We often consider the leave to be the absence of a shot. The bowler bowls; the batsman leaves; nothing happens.
In fact, it’s far more important than nothing because it tells you a great deal about your approach to batting.
When the ball is left, the bowler feels she is not doing her job; to make the batsman play. So she straightens her line and the ball can be worked easily into the leg side.
You have created a risk free way of scoring runs simply by not playing the ball.
Sure, it looks good if you middle a ball on the up through extra cover instead of leaving it. Your teammates all applaud you for your Sehwag-like approach to biffing runs with abandon.
But when the ball swings late, and slip pouches you for 8 when you are supposed to make a big score you don’t look so clever.
In modern parlance, leaving allows you to play the percentages.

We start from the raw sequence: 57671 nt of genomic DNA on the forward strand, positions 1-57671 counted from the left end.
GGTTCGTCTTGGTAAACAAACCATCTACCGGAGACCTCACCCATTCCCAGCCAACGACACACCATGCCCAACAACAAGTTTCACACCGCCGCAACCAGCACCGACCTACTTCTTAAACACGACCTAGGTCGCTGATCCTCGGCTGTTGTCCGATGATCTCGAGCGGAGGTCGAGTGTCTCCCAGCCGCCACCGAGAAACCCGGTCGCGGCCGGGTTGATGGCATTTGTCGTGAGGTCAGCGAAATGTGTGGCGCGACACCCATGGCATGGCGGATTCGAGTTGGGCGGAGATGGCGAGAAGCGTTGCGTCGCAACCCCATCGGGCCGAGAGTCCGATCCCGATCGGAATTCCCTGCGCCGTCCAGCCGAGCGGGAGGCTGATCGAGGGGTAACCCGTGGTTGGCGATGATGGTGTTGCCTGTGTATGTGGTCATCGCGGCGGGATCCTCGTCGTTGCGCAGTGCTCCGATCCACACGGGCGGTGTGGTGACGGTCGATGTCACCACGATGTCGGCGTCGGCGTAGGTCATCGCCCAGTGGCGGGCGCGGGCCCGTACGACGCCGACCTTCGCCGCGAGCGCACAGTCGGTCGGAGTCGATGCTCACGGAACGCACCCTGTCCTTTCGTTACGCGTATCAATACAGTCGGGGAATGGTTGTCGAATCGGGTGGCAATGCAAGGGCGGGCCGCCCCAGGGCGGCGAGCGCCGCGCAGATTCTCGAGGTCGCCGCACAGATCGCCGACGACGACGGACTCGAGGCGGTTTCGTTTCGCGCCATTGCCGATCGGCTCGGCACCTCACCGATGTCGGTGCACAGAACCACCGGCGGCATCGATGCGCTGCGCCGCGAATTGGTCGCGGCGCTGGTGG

You are able to make a big score based on that leave.
Leaving with intent
But leaving is not just about when you leave: it’s just as important to look at how you leave.
Most batsmen leave the ball and look like they are never interested in playing it. They are the ones who look a little silly when the ball pops back with your bat in the air.
The batsman who leaves with intent is looking to play on the front or back foot, only deciding to leave at the last moment.
You look for a boundary from the moment the ball leaves the hand. You want to score quickly. However, the bowler is not giving you the right ball, so you leave it.
You are showing the bowler you are in complete control, even when the ball is misbehaving.
And the leave takes on a whole new symbol in the bowler’s mind: one where you are on top and there is little that can be done about it.
Work on leaving well and with intent and you will see the benefits.